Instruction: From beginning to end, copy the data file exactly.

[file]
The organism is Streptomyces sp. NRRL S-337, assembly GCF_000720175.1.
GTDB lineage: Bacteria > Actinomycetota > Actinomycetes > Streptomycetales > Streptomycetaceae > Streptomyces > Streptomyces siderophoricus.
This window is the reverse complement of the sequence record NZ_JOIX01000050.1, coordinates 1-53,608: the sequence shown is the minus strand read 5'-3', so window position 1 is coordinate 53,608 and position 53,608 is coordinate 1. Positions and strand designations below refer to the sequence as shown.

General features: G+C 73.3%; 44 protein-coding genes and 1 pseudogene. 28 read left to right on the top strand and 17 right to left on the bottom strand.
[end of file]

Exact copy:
The organism is Streptomyces sp. NRRL S-337, assembly GCF_000720175.1.
GTDB lineage: Bacteria > Actinomycetota > Actinomycetes > Streptomycetales > Streptomycetaceae > Streptomyces > Streptomyces siderophoricus.
This window is the reverse complement of the sequence record NZ_JOIX01000050.1, coordinates 1-53,608: the sequence shown is the minus strand read 5'-3', so window position 1 is coordinate 53,608 and position 53,608 is coordinate 1. Positions and strand designations below refer to the sequence as shown.

General features: G+C 73.3%; 44 protein-coding genes and 1 pseudogene. 28 read left to right on the top strand and 17 right to left on the bottom strand.